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Nicodemus of the Holy Mountain

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The Controversy Concerning Western Influence
==The Controversy Concerning Western Influence==
An ongoing controversy concerns the extent of Western influence over the writings of St Nicodemus. What is not disputed is that some of his works are translations of Roman Catholic works, in particular (1) ''Spiritual Exercises '' of Ignatius Loyola, the founder of the Jesuits, using an Italian edition with commentary by Giovanni Pietro Pinamonti (1632-1703); and (2) ''Unseen Warfare'', which was a translation of ''Spiritual Combat '' by the Catholic priest Lorenzo Scupoli, He was not the first Athonite monk to translate a Catholic work as an Orthodox one: in 1641, Agapios Landros (17th c.) published ''The Salvation of Sinners'', but it was simply a translation of ''Dialogus Miraculorum'', written in the early 13th c. by a German Cistercian, Cæsarius of Heisterbach Abbey. Such works were influential at least in part to the assumption that they were products of the Athonite monks who published them, rather than works by Roman Catholics.
There is continued disagreement about the provenance of Nicodemus' '' Exomologetarion'', his manual for confession. Like most of his writings, it is not an original work; Nicodemus says he compiled it from "various teachers." Protopresbyter George Metallinos argues that his sources were Eastern, alleging that "he had no direct contact with Western sources," but we know with certainty the Catholic provenance of ''Unseen Warfare '' and ''Spiritual Exercises'', which means he did have such contact. Metropolitan [[Kallistos Ware]] holds that the Exomolgetarion is "mostly a direct translation" of two books on confession by the Italian Jesuit, Paolo Segneri (1624-1694)<ref>In his "St Nikodimos and the Philokalia," in Graham Speake, ''Mount Athos, the Sacred Bridge: The Spirituality of the Holy Mountain'', p. 91. The two books by Segneri are ''Il confessore istruito '' and ''Il penitence istruito''.</ref>
Christos Yannaras is perhaps the severest critic of St Nicodemus' influence, seeing the negative effects of the West not only in his repackaging of Catholic books, but by his use of Roman canon law in ''The Rudder'', his adoption of the Anselmian view of the Atonement, and his acceptance of the Catholic practice of indulgences. (There is an extant letter by St Nicodemus to Bishop Paisios of Stagai requesting an indulgence, and promising financial payment for it.) Yannaras also sees the influence of Western pietistic moralism in Nicodemus; ''Chrestoethia of Christians'' (1803), in which he condemns musical instruments, dancing, (non-liturgical) singing, the telling of jokes, etc., and tells Christians that such conduct will lead not only to their own punishment, but to the death of their unborn children.<ref>See Yannaras, pp. 128-137.</ref>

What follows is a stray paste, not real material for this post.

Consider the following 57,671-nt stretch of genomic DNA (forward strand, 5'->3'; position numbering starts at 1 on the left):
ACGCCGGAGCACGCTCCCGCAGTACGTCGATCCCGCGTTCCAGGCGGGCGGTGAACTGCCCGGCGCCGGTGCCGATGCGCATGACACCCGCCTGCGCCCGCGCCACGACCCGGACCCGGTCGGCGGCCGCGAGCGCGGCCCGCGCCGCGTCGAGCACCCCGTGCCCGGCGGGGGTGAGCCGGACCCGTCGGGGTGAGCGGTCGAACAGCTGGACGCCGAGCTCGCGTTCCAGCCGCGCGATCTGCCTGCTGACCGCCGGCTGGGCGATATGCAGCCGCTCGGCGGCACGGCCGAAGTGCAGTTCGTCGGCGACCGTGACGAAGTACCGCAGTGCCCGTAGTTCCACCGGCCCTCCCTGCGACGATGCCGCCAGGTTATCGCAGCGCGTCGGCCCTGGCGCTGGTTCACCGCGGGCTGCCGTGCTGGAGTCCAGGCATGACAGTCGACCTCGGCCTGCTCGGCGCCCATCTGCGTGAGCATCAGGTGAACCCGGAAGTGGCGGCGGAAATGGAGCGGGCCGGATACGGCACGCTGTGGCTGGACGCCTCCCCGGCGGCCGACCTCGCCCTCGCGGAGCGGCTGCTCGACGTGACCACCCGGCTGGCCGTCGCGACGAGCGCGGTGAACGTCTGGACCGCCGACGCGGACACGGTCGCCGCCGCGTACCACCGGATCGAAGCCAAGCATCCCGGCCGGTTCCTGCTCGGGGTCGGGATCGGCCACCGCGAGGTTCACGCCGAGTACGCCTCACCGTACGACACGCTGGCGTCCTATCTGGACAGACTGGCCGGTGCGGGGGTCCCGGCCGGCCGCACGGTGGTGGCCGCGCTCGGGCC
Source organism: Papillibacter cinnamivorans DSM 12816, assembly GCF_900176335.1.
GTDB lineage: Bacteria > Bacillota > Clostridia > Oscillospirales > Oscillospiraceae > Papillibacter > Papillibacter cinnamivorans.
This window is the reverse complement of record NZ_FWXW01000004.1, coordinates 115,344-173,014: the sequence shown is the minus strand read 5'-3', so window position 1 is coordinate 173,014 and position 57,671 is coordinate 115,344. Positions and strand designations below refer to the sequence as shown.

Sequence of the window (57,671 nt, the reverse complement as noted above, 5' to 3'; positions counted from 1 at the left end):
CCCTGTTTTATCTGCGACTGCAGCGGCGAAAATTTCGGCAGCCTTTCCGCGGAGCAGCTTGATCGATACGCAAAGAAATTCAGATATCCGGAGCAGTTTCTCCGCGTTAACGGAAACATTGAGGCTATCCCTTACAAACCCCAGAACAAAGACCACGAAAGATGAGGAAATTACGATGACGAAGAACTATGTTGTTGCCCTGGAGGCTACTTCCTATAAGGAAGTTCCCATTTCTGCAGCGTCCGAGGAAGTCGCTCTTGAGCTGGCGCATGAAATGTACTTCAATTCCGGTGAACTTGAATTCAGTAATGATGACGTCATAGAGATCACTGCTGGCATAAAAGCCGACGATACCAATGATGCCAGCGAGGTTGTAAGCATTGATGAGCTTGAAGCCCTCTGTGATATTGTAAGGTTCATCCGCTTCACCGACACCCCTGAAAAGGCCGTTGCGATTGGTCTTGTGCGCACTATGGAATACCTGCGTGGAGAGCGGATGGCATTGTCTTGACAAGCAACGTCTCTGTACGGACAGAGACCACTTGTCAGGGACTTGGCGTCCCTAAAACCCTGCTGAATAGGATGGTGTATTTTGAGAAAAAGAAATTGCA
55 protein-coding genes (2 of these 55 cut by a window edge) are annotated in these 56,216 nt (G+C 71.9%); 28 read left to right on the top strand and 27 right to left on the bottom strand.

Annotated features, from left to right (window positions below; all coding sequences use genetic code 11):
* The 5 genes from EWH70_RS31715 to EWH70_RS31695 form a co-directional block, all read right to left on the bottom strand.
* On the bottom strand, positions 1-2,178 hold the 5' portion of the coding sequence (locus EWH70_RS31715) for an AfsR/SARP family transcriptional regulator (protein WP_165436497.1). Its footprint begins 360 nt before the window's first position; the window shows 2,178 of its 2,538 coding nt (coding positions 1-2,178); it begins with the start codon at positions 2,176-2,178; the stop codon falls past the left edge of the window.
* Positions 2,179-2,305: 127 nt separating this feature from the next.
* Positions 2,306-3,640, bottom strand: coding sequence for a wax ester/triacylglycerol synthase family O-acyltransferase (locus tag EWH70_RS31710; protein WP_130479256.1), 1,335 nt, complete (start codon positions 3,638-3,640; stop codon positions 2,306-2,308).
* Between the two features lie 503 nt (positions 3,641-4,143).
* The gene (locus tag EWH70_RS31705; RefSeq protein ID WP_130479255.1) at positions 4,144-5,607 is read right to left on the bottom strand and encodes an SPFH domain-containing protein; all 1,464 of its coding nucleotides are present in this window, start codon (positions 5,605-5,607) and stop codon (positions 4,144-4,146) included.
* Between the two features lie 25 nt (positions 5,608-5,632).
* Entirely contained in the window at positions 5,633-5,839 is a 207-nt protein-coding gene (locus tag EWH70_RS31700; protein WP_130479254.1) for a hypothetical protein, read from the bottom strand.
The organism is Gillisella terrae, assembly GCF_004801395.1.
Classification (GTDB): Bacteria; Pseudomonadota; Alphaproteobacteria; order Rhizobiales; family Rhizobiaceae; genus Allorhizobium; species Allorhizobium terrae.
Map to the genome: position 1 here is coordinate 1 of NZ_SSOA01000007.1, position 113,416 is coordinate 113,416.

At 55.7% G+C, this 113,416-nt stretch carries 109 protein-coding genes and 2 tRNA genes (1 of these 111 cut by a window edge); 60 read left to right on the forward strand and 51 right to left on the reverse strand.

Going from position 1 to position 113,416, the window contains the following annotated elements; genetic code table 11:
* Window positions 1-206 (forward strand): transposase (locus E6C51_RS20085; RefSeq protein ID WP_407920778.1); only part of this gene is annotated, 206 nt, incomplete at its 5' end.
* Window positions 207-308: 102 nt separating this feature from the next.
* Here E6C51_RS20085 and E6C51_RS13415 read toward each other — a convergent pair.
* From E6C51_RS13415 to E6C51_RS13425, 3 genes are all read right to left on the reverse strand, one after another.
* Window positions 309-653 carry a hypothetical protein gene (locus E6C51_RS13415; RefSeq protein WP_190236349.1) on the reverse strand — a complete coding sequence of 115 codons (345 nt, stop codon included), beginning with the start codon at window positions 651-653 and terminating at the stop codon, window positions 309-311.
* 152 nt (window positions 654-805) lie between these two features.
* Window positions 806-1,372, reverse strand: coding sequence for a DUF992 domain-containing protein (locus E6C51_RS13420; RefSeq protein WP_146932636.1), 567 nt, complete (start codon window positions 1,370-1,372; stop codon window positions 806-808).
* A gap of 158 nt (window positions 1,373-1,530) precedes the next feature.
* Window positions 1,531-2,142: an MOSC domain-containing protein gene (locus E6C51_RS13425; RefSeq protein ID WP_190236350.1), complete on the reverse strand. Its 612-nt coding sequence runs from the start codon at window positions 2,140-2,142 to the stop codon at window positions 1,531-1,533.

Although Metallinos is keen to defend the Orthodoxy of Nicodemus' writings, in his introduction to the ''Exomologetarion'' he admits that its language "appears intensely scholastic" and "is repugnant to today's believer." He acknowledges that NIcodemus says things about sin, God, and God's wrath sound quite unorthodox, writing: "“Admittedly, if these phrases are detached from their context, they immediately take on a cruel, sadistic character, overturning the theology of divine love which permeates the spirit of Orthodox (ecclesiastical) soteriology (see Jn. 3:16, Rom. 5:8, etc.). For this reason, it is necessary to place them in the entire context of St. Nikodemos’ thought and activity.” Bur his attempt at such placement is unlikely to convince critics.

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